Appellant further says no conviction can be had in this proceeding because the proof fails to show that the wound inflicted by him upon Vera Evans caused her death. We will summarize the evidence on that question. Anderson stabbed Vera Evans in the chest with the sharp point of a file. This instrument was about ten inches long, and tapered to a point at one end. It was the usual file used in this state for sharpening hoes. It was introduced in evidence and the jurors saw and examined it. The stabbing took place in a field where Vera was hoeing cotton in June 1945, at about 6 o'clock in the afternoon. When the wound was inflicted, she cried out and started from the scene across the field and fell face down when she had gone a short distance. She was unable to rise without aid. Blood was coming from the wound. She was carried to her home in a wagon. About midnight, *Page 892 she was taken to Dr. W.D. Smith. He testified he found: ". . . a punctured wound at the junction of the second rib and the breast bone, in the center . . . It wasn't in the breast. It was the center of the chest . . . It went down to the bone. It didn't penetrate or fracture the bone"; that it was merely a flesh wound. He was asked whether that wound of itself would have caused her death. He replied: "Not the puncture. There was a blow behind that." Just what he meant by the last statement is not clear. He dressed the wound and told her husband to take her home; that he did not think the wound was serious or that there was any need for her to be brought back to him, and that her death was a surprise to him. Eva died around 8 o'clock the next morning at her home. Clyde Evans testified that after leaving the office of Dr. Smith she had great difficulty breathing; that she grew worse and became unconscious and was never again in condition "where she could talk right"; that she was bleeding profusely from the wound, and, as stated, died around 8 to 9 o'clock the next morning. He further said Vera was five to six months with child; that she was in good health and had worked regularly at manual labor in the fields during that year. There is no intimation that there was any cause for her death other than the wound inflicted by appellant. That question was specifically submitted to the jury by an instruction granted the defendant, and the jury found that the wound inflicted by appellant caused her death. We think there was ample evidence to sustain that finding.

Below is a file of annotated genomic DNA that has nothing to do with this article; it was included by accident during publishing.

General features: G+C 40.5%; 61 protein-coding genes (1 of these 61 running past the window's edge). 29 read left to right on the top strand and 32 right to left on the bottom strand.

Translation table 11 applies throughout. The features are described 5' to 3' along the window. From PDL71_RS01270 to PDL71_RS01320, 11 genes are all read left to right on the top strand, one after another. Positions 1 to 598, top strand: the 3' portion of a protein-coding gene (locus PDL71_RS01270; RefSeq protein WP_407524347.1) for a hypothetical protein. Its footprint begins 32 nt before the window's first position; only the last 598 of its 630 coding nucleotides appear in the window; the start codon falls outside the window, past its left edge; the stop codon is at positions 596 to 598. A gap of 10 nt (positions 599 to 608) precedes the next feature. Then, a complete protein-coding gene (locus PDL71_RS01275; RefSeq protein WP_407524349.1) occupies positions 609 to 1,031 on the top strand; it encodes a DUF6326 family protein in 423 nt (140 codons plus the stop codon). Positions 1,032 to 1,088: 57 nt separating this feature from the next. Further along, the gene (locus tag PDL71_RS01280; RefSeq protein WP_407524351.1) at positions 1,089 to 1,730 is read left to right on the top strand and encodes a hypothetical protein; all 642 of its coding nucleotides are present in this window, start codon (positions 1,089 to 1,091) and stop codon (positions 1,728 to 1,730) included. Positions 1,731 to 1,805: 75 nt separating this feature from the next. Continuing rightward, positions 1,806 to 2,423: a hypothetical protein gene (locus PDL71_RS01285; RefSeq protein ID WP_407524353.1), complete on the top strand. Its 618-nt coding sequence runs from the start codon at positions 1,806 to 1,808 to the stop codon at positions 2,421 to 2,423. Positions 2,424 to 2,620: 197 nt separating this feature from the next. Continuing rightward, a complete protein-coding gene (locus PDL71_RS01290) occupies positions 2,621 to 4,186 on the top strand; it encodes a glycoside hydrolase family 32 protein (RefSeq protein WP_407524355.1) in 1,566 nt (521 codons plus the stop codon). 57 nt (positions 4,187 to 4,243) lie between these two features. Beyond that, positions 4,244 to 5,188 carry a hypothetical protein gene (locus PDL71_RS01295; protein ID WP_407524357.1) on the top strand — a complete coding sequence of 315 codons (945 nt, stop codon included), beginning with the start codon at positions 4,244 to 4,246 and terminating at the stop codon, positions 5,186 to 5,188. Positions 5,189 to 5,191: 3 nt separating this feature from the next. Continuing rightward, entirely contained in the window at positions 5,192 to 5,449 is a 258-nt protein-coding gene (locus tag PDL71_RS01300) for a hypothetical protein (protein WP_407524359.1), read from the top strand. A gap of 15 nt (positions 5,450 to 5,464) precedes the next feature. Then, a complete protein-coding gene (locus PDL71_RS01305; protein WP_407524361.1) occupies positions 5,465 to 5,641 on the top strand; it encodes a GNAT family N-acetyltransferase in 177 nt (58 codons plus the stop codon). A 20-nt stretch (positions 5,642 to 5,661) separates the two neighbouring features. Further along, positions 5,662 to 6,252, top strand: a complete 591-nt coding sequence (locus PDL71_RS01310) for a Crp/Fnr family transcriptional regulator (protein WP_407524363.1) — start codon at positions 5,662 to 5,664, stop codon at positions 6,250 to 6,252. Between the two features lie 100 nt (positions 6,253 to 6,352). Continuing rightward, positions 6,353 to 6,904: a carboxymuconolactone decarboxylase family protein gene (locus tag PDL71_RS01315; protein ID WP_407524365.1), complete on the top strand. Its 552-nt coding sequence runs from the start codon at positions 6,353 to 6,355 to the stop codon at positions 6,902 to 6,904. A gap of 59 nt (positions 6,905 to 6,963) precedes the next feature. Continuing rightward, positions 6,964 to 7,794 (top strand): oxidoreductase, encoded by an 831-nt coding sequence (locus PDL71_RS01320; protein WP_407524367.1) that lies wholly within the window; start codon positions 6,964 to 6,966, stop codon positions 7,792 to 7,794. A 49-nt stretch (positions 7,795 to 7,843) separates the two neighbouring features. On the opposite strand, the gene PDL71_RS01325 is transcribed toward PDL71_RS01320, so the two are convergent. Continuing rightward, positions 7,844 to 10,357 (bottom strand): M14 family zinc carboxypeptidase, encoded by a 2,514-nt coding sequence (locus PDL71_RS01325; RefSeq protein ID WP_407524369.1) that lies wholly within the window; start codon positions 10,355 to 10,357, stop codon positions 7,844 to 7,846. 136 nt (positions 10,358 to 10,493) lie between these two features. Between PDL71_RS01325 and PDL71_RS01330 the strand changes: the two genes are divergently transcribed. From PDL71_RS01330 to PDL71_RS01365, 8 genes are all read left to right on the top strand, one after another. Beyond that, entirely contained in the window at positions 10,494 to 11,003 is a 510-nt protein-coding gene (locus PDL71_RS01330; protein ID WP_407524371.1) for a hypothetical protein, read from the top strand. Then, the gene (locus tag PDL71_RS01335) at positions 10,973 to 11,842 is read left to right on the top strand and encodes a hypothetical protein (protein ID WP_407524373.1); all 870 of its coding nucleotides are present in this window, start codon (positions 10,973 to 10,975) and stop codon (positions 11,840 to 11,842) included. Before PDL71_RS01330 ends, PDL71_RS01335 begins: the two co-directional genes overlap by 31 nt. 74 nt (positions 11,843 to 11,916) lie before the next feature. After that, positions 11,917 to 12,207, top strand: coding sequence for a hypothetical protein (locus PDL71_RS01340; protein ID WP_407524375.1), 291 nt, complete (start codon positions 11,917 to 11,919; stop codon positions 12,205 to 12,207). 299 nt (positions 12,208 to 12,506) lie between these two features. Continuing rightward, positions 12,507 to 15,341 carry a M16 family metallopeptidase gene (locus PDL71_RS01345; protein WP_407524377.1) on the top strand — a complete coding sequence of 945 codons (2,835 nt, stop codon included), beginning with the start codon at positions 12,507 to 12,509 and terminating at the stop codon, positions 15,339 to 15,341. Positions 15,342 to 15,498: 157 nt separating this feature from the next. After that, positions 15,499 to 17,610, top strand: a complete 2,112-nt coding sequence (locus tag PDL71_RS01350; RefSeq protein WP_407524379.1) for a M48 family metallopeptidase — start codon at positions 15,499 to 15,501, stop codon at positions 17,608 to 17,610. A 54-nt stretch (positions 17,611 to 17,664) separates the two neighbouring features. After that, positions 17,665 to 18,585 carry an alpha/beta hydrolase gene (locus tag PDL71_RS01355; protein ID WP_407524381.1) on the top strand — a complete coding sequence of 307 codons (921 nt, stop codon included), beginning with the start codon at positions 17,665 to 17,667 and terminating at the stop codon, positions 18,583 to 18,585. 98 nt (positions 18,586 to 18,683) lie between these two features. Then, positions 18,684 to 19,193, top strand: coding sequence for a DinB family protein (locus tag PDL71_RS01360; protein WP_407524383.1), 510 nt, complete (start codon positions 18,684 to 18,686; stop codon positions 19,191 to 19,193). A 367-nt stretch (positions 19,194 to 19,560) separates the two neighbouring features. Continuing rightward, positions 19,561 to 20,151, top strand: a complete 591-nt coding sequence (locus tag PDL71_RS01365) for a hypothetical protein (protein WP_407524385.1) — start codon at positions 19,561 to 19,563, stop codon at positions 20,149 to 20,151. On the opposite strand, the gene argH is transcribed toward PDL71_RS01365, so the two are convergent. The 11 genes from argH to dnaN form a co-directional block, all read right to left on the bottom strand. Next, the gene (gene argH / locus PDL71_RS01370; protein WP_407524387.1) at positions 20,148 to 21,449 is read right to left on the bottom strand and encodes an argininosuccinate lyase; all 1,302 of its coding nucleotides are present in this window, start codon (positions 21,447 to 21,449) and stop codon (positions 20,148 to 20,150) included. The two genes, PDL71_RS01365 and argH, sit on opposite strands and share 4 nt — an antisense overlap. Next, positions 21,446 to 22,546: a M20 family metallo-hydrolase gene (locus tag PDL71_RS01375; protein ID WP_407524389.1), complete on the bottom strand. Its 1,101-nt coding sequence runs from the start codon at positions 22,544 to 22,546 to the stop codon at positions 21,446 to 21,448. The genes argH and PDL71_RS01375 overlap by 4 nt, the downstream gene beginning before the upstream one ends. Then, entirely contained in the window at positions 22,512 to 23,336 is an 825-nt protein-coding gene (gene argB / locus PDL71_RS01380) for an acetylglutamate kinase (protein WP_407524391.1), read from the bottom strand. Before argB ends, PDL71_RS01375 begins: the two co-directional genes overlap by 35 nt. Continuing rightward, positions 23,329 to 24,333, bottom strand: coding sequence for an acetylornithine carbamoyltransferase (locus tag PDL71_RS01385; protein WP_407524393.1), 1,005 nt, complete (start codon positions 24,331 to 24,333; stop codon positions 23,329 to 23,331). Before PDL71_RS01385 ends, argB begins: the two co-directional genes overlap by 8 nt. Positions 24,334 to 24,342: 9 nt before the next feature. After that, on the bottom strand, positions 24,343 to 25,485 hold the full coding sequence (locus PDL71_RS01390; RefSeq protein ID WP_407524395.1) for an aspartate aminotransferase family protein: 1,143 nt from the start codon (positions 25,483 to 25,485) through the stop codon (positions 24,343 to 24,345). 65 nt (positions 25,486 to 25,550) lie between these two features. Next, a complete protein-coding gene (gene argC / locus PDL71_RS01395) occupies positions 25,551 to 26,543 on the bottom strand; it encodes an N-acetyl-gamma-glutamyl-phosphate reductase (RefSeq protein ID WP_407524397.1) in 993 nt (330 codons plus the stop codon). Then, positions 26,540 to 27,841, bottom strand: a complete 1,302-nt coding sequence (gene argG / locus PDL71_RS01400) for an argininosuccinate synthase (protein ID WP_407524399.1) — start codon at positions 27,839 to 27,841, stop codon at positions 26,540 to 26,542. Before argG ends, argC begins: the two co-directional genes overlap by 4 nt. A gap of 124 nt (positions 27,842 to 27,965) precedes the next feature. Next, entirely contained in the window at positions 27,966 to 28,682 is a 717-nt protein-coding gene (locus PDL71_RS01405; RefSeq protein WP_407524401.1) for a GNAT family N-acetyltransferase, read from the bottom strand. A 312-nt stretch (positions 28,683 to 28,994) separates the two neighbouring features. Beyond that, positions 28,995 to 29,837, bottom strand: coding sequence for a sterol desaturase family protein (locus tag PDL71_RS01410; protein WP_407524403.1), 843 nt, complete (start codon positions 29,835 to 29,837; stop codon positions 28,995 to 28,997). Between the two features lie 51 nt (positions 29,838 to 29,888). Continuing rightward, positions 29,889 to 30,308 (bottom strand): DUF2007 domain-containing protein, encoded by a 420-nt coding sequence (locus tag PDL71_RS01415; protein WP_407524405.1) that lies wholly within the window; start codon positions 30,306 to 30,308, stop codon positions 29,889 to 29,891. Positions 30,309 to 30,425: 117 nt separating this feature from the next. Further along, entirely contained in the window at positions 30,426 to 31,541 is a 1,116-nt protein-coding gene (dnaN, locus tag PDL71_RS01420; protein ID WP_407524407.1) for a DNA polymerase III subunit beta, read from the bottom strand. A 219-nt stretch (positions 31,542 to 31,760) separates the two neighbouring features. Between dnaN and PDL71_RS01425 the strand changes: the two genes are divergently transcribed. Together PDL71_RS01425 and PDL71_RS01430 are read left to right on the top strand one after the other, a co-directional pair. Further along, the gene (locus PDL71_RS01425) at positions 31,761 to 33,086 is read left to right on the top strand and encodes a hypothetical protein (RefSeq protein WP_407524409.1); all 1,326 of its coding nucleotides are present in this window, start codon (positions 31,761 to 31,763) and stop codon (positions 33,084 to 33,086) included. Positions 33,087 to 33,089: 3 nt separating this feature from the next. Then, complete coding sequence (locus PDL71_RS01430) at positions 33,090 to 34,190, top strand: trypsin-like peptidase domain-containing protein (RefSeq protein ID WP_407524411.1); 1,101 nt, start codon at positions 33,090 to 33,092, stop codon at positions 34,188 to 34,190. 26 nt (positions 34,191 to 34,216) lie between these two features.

Appellant next contends that the evidence in this case fails to show that he had any malice towards Vera Evans, but, if so, the uncontradicted testimony, both on behalf of the state and the defendant, is that this wound was inflicted during a mutual combat and fight between himself and Vera Evans, and in the heat of passion, and that, for these reasons, he should not have been convicted of a greater crime than manslaughter. The proof in this regard discloses that appellant and his wife and *Page 893 Martha Newberry, and Martha's daughter, Sara Jane Newberry, were hoeing cotton in a field adjoining a field in which Vera Evans and her step-daughter Bessie May Evans and Tillie Woods, sister of Clyde Evans, were also hoeing cotton. Of these, only Martha, Sara Jane and Bessie May testified. They were placed on the stand by the state. Martha and Sara Jane testified in substance that the two groups were a short distance apart; that Vera was five to six months with child; that appellant asked Vera "What she got for that?" referring to her state of of pregnancy. Vera made no answer and appellant repeated the question, whereupon Vera asked if he were talking to her. Appellant again asked the question, and Vera replied, "I don't want to hear it." The parties continued at their work, no other words passing between them. Anderson was carrying in his hip pocket the file described above. He had it and was using it for the purpose of sharpening the hoes of his group of workers, a customary habit in this state under the circumstances. In about fifteen minutes, when appellant's group had reached the end of their rows, appellant told them he would go to the home of Mr. Sowell, under whom all of these parties were sharecroppers, and get the mail. Martha was asked: "Tell the jury what you saw Willie Anderson do when he started through the field towards where Vera was." Answer: "I didn't see him doing nothing. He was walking along, going on up towards the house. . . . He passed on by where they were working, going on"; that Anderson then came back towards Vera, and when he got back to where she was "they were having an argument"; that she could not hear what was being said; they were about four feet apart, and ". . . . it looked like they were waving their hands to each other," Vera had a hoe in her hand and "I saw her arise up the hoe like that"; that Anderson made a motion with his hands (demonstrating), and it looked like he reached for the hoe; "It looked like he ran under the hoe"; that Vera then started away and a short *Page 894 distance away fell in the field. Anderson then came back into the field to his group. She said she could not hear the conversation between appellant and Vera. The quotations are from the testimony of Martha Newberry, but the testimony of Sara Jane was about the same in substance.